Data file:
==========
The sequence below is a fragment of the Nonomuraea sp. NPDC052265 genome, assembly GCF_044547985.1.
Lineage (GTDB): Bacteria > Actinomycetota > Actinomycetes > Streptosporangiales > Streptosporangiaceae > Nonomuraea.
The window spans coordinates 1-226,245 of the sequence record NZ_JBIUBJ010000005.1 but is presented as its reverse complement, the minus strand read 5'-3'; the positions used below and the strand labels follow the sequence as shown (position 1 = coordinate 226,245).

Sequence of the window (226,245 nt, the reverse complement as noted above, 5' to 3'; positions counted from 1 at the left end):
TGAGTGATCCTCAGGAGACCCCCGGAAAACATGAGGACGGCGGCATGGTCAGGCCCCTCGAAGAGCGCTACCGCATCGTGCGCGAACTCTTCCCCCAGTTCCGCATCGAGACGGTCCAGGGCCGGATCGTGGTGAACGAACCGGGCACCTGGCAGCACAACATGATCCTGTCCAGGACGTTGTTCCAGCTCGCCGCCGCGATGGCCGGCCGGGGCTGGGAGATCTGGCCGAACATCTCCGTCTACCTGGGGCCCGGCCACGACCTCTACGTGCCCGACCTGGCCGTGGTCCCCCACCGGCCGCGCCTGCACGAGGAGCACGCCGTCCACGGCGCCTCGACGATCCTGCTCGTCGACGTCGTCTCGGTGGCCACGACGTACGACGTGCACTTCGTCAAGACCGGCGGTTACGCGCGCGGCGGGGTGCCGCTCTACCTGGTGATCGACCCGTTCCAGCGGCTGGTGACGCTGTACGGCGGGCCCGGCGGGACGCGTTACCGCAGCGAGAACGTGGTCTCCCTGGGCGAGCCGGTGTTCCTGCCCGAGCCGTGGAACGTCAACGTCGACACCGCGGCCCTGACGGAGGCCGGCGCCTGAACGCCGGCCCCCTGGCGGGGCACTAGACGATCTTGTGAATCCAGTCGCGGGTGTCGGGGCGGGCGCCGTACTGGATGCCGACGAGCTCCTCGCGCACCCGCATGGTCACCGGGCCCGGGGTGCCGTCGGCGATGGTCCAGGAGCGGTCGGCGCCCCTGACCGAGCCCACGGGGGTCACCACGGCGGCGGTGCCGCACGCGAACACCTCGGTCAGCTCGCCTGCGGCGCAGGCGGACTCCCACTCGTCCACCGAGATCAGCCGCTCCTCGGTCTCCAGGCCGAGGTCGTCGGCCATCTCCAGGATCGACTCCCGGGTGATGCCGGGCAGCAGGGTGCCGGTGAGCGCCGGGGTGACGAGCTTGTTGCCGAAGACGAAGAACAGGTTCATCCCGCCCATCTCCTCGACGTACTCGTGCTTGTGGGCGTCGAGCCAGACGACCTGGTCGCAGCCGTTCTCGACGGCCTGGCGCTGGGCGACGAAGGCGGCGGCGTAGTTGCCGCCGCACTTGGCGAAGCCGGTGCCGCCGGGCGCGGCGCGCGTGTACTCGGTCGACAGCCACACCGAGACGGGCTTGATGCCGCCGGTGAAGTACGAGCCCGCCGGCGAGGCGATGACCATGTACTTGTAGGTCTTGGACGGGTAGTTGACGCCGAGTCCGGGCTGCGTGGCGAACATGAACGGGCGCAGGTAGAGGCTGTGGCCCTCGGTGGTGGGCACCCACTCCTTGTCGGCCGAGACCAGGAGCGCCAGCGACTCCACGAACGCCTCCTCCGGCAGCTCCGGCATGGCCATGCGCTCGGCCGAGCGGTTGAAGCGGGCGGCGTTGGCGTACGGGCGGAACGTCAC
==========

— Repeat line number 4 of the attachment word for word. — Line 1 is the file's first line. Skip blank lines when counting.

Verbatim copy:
Sequence of the window (226,245 nt, the reverse complement as noted above, 5' to 3'; positions counted from 1 at the left end):